Thank you, operator. Good morning, everyone. Joining me on the call today are Jon Moeller, currently Vice Chair and incoming President and Chief Executive Officer as of November 1st; and John Chevalier, Senior Vice President, Investor Relations. We're going to keep our prepared remarks brief and then turn straight to your questions.
The July to September quarter provides a good start to the fiscal year, putting us on track to deliver our guidance for organic sales growth, core EPS growth, free cash flow productivity, and cash return to share owners. We experienced the full impact of rising commodity and transportation costs this quarter, but healthy top line growth and strong cost savings kept EPS growth nearly in line with prior year. Earnings growth should improve sequentially through the balance of the fiscal year as price increases go into effect and productivity programs ramp up.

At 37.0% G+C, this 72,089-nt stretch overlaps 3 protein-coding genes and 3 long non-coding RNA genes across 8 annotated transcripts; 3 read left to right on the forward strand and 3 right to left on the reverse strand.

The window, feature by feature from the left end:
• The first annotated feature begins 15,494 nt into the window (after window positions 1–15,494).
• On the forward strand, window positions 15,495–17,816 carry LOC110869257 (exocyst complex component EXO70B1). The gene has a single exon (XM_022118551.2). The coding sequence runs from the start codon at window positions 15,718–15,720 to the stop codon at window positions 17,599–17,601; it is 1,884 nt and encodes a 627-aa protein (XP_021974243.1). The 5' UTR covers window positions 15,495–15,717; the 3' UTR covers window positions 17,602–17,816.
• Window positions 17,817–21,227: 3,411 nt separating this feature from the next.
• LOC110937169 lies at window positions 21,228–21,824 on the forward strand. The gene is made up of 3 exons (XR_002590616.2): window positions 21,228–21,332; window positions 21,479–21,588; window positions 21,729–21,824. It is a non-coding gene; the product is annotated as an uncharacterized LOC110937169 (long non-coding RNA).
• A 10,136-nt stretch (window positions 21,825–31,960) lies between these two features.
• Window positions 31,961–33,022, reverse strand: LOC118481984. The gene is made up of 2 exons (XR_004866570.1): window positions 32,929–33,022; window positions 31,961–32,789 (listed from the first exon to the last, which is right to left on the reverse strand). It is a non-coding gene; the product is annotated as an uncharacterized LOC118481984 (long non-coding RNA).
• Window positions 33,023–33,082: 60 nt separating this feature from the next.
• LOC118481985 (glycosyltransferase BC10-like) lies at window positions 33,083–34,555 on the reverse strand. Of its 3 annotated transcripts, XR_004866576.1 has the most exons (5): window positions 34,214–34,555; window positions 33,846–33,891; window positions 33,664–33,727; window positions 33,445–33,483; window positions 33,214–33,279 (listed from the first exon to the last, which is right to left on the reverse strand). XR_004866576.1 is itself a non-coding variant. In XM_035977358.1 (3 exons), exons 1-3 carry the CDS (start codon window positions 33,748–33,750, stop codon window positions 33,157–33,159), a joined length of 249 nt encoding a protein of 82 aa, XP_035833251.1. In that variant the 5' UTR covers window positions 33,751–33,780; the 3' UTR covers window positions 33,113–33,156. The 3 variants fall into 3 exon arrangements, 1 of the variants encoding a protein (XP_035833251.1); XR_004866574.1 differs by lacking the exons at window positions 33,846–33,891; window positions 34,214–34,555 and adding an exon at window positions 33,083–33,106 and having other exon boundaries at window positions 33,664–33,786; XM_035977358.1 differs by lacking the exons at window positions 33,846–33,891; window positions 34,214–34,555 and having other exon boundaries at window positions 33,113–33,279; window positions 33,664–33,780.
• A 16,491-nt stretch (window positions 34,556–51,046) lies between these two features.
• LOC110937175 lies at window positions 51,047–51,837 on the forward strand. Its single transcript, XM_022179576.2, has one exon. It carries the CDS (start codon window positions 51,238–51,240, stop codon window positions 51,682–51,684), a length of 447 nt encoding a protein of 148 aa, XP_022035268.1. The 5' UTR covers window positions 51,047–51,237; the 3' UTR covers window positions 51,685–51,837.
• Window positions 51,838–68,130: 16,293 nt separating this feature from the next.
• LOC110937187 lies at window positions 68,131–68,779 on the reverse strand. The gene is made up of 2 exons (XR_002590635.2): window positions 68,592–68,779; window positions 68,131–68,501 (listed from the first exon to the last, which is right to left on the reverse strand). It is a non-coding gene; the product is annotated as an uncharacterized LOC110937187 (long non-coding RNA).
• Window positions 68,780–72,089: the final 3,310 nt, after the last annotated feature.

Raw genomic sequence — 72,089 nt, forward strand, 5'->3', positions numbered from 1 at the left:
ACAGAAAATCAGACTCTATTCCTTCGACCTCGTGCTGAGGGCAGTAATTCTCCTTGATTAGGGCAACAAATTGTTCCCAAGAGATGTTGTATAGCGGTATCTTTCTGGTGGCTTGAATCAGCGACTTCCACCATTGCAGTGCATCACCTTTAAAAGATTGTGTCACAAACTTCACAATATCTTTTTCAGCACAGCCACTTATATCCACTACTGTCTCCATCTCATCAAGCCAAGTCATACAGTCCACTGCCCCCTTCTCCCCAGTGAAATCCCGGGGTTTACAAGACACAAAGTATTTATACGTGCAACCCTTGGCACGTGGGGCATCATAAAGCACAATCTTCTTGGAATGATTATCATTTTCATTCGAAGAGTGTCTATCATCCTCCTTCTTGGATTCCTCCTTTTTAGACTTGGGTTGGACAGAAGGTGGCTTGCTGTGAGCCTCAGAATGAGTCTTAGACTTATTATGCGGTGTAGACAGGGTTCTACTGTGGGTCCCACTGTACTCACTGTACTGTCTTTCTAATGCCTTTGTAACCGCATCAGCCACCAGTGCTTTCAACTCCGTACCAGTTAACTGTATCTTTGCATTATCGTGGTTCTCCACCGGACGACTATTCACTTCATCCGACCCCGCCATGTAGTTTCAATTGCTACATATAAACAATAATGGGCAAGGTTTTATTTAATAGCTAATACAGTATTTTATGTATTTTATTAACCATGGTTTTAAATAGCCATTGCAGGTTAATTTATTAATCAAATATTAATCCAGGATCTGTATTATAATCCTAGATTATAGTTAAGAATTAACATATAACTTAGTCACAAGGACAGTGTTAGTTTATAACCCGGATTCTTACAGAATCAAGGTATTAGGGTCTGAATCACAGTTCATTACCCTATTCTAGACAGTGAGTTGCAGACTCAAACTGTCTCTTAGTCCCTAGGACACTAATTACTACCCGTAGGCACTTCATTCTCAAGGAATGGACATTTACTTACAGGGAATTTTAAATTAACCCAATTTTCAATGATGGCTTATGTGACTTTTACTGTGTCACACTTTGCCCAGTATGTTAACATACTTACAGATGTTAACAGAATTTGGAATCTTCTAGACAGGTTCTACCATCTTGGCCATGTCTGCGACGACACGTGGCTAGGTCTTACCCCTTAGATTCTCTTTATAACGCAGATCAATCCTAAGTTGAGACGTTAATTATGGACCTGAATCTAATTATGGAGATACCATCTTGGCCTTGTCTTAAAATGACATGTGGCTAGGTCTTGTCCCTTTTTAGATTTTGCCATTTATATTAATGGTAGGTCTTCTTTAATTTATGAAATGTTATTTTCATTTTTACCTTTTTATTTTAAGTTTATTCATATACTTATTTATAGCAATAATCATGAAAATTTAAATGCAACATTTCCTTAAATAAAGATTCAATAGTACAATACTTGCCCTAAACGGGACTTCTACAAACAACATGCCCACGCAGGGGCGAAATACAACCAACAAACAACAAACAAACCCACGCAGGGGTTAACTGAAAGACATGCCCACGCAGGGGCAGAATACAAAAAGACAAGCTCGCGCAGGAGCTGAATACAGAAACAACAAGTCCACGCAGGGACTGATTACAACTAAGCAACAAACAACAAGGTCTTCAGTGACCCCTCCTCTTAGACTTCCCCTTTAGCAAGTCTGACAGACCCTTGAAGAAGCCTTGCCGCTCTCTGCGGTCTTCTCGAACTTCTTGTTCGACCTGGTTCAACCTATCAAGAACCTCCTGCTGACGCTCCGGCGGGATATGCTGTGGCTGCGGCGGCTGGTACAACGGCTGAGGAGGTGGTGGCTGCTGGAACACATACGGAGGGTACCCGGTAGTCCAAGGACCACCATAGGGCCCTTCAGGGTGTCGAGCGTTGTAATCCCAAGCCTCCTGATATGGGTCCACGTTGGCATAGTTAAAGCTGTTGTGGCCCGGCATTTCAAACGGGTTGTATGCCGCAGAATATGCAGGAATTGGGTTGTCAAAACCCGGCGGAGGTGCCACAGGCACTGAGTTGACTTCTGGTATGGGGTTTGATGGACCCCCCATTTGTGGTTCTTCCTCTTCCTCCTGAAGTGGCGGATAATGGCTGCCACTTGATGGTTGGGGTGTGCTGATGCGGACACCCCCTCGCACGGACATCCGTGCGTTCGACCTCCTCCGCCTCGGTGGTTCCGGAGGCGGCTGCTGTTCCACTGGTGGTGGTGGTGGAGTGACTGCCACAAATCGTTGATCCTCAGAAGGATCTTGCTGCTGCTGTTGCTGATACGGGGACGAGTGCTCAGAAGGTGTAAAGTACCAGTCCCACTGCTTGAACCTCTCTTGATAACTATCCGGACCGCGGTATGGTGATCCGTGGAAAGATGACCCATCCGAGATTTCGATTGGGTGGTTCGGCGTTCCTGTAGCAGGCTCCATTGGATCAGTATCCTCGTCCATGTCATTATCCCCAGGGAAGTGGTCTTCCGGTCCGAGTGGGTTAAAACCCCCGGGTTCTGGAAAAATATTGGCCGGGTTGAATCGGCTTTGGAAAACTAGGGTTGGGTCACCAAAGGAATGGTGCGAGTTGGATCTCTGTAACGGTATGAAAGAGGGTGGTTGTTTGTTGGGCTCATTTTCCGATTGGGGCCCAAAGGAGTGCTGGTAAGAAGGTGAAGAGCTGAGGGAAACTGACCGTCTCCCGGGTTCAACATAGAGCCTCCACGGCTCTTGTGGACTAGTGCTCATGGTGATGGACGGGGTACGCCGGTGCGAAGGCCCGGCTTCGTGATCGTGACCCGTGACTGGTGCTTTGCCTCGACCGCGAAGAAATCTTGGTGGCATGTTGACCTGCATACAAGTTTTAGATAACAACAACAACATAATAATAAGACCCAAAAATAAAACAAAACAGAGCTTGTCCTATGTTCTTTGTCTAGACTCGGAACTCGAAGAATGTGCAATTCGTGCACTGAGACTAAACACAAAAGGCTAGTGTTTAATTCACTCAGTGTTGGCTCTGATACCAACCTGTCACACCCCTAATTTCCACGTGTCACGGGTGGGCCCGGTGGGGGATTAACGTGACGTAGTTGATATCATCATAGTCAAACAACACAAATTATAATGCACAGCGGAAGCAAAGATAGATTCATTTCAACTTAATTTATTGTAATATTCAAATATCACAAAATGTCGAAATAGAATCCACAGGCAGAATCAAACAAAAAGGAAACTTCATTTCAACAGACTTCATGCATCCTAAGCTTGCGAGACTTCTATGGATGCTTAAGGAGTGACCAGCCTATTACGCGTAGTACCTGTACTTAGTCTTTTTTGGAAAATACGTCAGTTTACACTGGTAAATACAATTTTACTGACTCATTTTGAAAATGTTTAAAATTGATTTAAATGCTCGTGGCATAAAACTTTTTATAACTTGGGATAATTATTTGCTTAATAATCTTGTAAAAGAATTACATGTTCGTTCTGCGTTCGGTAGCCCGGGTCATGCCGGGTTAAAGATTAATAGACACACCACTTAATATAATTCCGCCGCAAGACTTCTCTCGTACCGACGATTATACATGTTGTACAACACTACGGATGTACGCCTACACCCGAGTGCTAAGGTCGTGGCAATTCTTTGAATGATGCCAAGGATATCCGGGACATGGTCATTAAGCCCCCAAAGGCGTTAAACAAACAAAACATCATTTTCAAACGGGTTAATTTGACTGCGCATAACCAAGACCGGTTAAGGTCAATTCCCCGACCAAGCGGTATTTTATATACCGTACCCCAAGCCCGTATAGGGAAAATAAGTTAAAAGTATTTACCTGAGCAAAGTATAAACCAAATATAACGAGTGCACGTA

So moving to first quarter results, organic sales grew 4%, volume contributed 2 points of sales growth, pricing, and mix each added 1 point. Growth was broad-based across business units with nine out of 10 product categories growing organic sales. Personal Healthcare, up double digits; Fabric Care grew high singles; Baby Care, Feminine Care and Grooming, up mid singles; Home Care, Oral Care, Hair Care, and Skin and Personal Care organic sales each up low single digits.